Can the Coronavirus Survive On Your Hair?

As more and more information about COVID-19 emerges, we are getting a better understanding of how this disease spreads. Easily transmittable, recent studies suggest that the virus can survive from three to nine days on some objects including metal and plastic, but what about something closer to your face, like your hair? The thought of loose strands falling over your face carrying the coronavirus is concerning.  So can you get exposed to the virus from droplets that find their way on your hair? Here’s what we know so far. 
Long black hair

The Good News:

The United States Centers for Disease Control and Prevention says touching a surface or object with the virus and then touching one's own face "is not thought to be the main way the virus spreads."  While others, like Dr. Saad Omer, director of the Yale Institute for Global Health, says that the virus likely wouldn't live on hair as long as it would on other surfaces. Adding, "usually, viruses survive for lesser durations on porous surfaces, such as hair, than smooth surfaces, such as stainless steel,"

The Not So Great News

A study published in the New England Journal of Medicine, shows that the virus could survive in droplets for up to a few hours. Fine droplets between 1-5 micrometres in size – about 30 times smaller than the width of a human hair – can possibly remain airborne for several hours in stagnant air, potentially hang onto objects like strands of hair.
Damaged strand hair

So can you get the virus from your hair?

As studies about this are limited, Dr. Adam Friedman, the interim chair of dermatology at the George Washington School of Medicine and Health Sciences, may be able to shed some light on this. He notes that "if you were to just rip out a few strands of hair, put them down and someone who's positive for corona sneezed on it, it's very possible it could live on that surface for up to three days." However, if the same hairs were still attached to the scalp, the natural oils that cover strands act as a protectant. "These have some antimicrobial properties, and they limit how well organisms can bind to the hair" he adds.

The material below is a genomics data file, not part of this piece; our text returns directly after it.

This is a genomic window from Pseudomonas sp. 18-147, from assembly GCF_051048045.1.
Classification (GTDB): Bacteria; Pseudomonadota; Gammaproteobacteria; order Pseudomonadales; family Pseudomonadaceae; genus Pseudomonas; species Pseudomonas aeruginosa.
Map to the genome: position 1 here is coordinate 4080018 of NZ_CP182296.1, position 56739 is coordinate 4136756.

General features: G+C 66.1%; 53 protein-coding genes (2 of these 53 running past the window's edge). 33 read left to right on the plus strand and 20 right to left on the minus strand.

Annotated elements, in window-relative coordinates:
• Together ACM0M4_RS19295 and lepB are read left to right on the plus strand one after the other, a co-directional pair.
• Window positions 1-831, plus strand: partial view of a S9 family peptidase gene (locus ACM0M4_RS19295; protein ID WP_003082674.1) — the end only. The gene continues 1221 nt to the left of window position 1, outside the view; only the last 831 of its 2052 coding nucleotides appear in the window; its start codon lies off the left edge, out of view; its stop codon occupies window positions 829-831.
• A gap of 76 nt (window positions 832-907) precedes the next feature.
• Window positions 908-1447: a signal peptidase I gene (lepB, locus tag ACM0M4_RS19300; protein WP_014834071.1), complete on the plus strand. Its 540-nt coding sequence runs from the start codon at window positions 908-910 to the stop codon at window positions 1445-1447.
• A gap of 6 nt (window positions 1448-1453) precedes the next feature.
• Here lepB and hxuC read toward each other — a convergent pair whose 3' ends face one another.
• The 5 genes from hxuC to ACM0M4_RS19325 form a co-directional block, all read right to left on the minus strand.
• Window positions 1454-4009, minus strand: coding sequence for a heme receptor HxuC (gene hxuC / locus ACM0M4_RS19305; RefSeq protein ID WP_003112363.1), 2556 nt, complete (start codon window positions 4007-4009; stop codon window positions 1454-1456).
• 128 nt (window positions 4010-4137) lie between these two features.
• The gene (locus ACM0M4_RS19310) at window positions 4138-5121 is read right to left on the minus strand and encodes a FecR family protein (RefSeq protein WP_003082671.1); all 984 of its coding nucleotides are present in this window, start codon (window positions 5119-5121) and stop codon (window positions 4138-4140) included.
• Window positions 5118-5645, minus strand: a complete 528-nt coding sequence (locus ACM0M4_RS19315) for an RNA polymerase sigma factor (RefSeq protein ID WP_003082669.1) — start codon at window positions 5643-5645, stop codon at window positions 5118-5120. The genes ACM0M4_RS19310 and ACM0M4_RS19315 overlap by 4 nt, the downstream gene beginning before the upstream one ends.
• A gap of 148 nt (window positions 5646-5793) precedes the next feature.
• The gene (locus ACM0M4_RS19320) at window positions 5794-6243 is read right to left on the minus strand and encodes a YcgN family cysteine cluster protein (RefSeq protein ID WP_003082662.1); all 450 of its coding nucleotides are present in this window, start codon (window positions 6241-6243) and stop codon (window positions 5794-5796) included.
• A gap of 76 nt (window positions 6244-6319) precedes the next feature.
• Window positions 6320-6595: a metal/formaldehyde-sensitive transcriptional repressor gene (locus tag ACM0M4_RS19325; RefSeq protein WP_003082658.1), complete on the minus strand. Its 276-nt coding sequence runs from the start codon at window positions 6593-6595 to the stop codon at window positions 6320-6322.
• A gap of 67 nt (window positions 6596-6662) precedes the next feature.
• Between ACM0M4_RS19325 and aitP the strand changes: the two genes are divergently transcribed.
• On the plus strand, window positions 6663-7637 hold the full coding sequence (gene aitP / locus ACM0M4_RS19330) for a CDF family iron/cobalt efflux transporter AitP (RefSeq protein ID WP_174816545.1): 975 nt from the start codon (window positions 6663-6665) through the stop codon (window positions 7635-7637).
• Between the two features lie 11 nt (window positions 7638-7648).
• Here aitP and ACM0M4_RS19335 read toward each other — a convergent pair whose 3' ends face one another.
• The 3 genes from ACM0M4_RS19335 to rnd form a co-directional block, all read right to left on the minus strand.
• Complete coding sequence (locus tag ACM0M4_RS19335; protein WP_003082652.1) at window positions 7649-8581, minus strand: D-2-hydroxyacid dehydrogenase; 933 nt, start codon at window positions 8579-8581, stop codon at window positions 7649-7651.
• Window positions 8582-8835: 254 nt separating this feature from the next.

Does this mean my hair is virus-resistant?

Simply put, no. The United States Center for Disease Control and Prevention, World Health Organization, and the Philippine Department of Health, all stress the importance of ramping up proper hygiene throughout this outbreak. Using shampoo — that bind to dirt, oil, bacteria, and viruses — can help rid hair of these potential hazards and may even kill them. So washing frequently can prevent whatever matter is on your hair from building up, especially after potential exposure.

Washing hair

So how often should I wash my hair?

That will depend on your exposure. There is certainly no need to wash multiple times a day if you are simply staying at home, but if you have gone out for whatever length of time, bathing with shampoo immediately upon getting home is advised. There is no need to be as aggressive with your scrubbing as you would with washing your hands. A thorough shampoo from scalp to ends should suffice. Consider shampoos with antioxidant and anti-inflammatory properties,  like Echinacea that help boost hair biome. 

In these trying times,  we hope this article was able to shed some light on some of your concerns. If you have a question about hair health and wellness, don’t hesitate to drop us a line. Message us here. 


Gray, Richard (March 17, 2020) “We can pick up the Covid-19 by touching surfaces contaminated with the new coronavirus, but it is only just becoming clear how long the virus can survive outside the human body.”
Breen, Kerry (March 21, 2020)  “Can coronavirus live on hair? Here's what experts want you to know.”

← Older Post Newer Post →